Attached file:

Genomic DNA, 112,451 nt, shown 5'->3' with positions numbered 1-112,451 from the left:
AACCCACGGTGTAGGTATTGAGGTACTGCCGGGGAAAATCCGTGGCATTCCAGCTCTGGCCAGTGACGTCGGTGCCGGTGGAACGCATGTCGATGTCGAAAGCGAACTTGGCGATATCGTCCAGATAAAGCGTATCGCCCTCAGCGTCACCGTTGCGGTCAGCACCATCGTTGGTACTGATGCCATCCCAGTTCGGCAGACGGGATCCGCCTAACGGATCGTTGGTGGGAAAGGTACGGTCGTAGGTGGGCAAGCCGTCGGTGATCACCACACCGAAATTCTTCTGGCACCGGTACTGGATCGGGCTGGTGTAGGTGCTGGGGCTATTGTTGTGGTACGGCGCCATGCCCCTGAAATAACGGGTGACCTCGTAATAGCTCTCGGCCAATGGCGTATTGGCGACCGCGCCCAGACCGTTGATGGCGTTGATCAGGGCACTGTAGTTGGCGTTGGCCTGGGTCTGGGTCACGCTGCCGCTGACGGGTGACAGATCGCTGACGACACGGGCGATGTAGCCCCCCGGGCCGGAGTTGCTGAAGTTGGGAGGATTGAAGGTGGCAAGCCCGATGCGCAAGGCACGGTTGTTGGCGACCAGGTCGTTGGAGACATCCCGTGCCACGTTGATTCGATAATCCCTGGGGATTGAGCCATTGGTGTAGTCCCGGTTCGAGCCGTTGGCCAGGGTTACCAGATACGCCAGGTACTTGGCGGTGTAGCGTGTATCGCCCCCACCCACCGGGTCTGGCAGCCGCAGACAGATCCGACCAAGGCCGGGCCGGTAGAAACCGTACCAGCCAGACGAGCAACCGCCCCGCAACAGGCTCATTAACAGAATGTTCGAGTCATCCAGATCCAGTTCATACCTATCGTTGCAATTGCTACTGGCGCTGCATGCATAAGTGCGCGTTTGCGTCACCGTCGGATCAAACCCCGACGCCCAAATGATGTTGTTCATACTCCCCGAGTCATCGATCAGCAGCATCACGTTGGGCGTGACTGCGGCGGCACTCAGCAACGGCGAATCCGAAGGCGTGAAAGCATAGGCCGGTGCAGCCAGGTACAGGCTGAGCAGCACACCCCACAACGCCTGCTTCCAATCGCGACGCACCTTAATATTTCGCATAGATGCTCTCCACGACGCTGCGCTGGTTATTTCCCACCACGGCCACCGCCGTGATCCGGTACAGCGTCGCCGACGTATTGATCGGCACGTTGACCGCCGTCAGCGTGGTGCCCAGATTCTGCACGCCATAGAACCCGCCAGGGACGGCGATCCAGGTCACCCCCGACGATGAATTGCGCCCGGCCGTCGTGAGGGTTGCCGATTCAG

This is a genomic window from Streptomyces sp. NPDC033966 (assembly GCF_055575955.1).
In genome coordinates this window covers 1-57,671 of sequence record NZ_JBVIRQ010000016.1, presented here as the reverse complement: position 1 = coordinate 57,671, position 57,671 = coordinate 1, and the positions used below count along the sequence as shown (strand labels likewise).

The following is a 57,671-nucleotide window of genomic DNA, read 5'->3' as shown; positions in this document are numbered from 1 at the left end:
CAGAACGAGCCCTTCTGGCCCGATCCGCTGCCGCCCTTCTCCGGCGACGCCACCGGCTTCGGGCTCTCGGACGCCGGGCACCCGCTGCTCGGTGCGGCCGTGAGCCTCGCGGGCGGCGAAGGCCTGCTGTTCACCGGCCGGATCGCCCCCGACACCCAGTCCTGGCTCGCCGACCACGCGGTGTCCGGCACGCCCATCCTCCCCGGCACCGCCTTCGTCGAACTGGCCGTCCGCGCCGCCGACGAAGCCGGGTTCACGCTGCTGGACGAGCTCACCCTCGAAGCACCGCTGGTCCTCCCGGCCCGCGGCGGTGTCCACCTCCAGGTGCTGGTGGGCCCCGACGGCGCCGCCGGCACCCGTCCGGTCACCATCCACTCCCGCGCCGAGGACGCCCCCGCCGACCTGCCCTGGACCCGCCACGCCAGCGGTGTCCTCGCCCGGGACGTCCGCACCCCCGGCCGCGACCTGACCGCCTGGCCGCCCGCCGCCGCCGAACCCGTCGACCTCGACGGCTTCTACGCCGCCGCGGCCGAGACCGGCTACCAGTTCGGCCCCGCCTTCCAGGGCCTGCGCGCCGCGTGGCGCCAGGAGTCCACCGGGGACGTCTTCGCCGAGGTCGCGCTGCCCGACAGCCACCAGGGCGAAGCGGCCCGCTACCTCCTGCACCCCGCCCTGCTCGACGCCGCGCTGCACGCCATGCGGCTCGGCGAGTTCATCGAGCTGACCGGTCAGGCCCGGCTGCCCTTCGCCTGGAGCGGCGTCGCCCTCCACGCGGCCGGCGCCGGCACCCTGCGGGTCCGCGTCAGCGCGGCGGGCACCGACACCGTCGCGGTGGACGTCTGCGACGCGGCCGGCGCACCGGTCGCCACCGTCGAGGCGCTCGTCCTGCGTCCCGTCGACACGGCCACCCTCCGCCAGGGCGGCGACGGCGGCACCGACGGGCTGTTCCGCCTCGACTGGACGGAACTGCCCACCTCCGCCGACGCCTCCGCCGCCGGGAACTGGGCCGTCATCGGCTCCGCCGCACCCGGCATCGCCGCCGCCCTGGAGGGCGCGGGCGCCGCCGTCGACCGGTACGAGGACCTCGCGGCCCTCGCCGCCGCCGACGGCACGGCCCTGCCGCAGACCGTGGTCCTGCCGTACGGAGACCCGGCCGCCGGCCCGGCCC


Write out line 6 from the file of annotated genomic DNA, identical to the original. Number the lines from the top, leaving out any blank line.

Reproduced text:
CAGAACGAGCCCTTCTGGCCCGATCCGCTGCCGCCCTTCTCCGGCGACGCCACCGGCTTCGGGCTCTCGGACGCCGGGCACCCGCTGCTCGGTGCGGCCGTGAGCCTCGCGGGCGGCGAAGGCCTGCTGTTCACCGGCCGGATCGCCCCCGACACCCAGTCCTGGCTCGCCGACCACGCGGTGTCCGGCACGCCCATCCTCCCCGGCACCGCCTTCGTCGAACTGGCCGTCCGCGCCGCCGACGAAGCCGGGTTCACGCTGCTGGACGAGCTCACCCTCGAAGCACCGCTGGTCCTCCCGGCCCGCGGCGGTGTCCACCTCCAGGTGCTGGTGGGCCCCGACGGCGCCGCCGGCACCCGTCCGGTCACCATCCACTCCCGCGCCGAGGACGCCCCCGCCGACCTGCCCTGGACCCGCCACGCCAGCGGTGTCCTCGCCCGGGACGTCCGCACCCCCGGCCGCGACCTGACCGCCTGGCCGCCCGCCGCCGCCGAACCCGTCGACCTCGACGGCTTCTACGCCGCCGCGGCCGAGACCGGCTACCAGTTCGGCCCCGCCTTCCAGGGCCTGCGCGCCGCGTGGCGCCAGGAGTCCACCGGGGACGTCTTCGCCGAGGTCGCGCTGCCCGACAGCCACCAGGGCGAAGCGGCCCGCTACCTCCTGCACCCCGCCCTGCTCGACGCCGCGCTGCACGCCATGCGGCTCGGCGAGTTCATCGAGCTGACCGGTCAGGCCCGGCTGCCCTTCGCCTGGAGCGGCGTCGCCCTCCACGCGGCCGGCGCCGGCACCCTGCGGGTCCGCGTCAGCGCGGCGGGCACCGACACCGTCGCGGTGGACGTCTGCGACGCGGCCGGCGCACCGGTCGCCACCGTCGAGGCGCTCGTCCTGCGTCCCGTCGACACGGCCACCCTCCGCCAGGGCGGCGACGGCGGCACCGACGGGCTGTTCCGCCTCGACTGGACGGAACTGCCCACCTCCGCCGACGCCTCCGCCGCCGGGAACTGGGCCGTCATCGGCTCCGCCGCACCCGGCATCGCCGCCGCCCTGGAGGGCGCGGGCGCCGCCGTCGACCGGTACGAGGACCTCGCGGCCCTCGCCGCCGCCGACGGCACGGCCCTGCCGCAGACCGTGGTCCTGCCGTACGGAGACCCGGCCGCCGGCCCGGCCC